After having its funding cut by the Chick-fil-A, The Salvation Army has released an official statement.
The Christian-owned fast found empire recently announced new changes to its annual giving, with The Salvation Army and the Fellowship of Christian Athletes affected.
It is reported that Chick-fil-A has changed its funding arrangements to appease the LGBT community, who have been very active in their shaming of the company.
In the UK, the nation’s first store was almost closed after LGBT activists protested to the shopping center’s management. Fortunately, an online petition, which attracted more than 18,000 signatures of support, forced management to re-negotiate the company’s lease.
“We’re saddened to learn that a corporate partner has felt it necessary to divert funding to other hunger, education and homelessness organizations — areas in which The Salvation Army, as the largest social services provider in the world, is already fully committed,” the statement noted. “We serve more than 23 million individuals a year, including those in the LGBTQ+ community. In fact, we believe we are the largest provider of poverty relief to the LGBTQ+ population.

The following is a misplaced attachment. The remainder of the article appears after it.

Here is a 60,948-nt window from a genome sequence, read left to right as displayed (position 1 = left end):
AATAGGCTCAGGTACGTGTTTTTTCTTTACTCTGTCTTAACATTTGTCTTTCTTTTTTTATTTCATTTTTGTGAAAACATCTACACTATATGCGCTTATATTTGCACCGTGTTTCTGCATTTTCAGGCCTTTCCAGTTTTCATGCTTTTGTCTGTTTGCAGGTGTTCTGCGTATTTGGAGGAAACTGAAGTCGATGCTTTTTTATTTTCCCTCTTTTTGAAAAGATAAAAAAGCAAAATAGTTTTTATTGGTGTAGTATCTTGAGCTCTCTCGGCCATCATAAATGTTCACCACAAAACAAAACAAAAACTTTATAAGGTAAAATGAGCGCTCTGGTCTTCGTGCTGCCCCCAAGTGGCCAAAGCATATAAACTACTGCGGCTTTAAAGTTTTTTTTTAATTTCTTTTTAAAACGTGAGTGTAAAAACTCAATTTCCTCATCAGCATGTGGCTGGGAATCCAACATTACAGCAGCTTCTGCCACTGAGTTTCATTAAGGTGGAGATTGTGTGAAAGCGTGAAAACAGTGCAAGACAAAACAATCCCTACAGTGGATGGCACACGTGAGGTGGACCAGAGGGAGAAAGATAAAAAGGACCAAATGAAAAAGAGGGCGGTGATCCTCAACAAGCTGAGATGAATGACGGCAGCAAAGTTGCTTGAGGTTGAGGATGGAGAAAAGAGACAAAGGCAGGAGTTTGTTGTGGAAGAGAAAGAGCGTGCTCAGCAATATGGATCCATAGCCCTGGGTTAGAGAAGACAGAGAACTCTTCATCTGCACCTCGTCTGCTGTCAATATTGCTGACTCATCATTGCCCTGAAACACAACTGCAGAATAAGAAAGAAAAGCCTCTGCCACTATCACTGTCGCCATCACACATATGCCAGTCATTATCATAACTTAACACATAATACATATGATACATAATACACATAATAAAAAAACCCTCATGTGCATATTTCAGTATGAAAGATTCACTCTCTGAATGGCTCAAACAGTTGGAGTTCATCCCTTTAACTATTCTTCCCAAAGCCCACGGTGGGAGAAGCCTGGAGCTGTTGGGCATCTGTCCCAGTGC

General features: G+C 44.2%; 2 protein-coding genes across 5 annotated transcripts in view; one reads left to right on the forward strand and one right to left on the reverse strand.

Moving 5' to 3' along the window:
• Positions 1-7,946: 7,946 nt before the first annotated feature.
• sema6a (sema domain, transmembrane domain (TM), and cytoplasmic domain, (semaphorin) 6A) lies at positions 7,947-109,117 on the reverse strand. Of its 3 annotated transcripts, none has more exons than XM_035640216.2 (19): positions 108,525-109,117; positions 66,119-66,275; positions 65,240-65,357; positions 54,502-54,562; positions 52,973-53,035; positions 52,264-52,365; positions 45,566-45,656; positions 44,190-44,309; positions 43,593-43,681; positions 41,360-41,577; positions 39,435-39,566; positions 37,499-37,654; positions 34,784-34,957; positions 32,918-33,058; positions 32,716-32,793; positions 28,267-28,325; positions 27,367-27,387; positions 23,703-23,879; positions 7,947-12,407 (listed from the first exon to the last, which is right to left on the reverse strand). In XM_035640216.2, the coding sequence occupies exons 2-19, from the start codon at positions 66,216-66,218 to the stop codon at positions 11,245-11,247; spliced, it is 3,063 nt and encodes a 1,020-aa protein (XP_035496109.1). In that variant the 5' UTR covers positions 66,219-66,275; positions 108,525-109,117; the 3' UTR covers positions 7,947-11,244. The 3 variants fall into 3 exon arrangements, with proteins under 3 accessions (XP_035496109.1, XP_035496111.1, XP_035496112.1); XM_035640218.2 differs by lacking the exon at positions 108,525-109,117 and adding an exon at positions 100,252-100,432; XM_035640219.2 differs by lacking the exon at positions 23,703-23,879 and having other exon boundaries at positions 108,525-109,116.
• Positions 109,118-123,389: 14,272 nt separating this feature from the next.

“When misinformation is perpetuated without fact, our ability to serve those in need, regardless of sexual orientation, gender identity, religion or any other factor, is at risk. We urge the public to seek the truth before rushing to ill-informed judgment and greatly appreciate those partners and donors who ensure that anyone who needs our help feels safe and comfortable to come through our doors.”
The Salvation Army annually helps nearly 23 million Americans overcome poverty, addiction and economic hardships through a range of social services. By providing food for the hungry, emergency relief for disaster survivors, rehabilitation for those suffering from drug and alcohol abuse, and clothing and shelter for people in need.
The Salvation Army is doing the most good at 7,600 centers of operation around the country. In the first-ever listing of “America’s Favorite Charities” by The Chronicle of Philanthropy, The Salvation Army ranked as the country’s largest privately funded, direct-service nonprofit.
The nonprofit has also been in the news of late, with British star Ellie Golding threatening to pull out of performing at half time at a Dallas Cowboys game unless they donated to the gay and lesbian community.
Due to serious backlash, Goulding retreated and is scheduled to perform at the Thanksgiving Day event.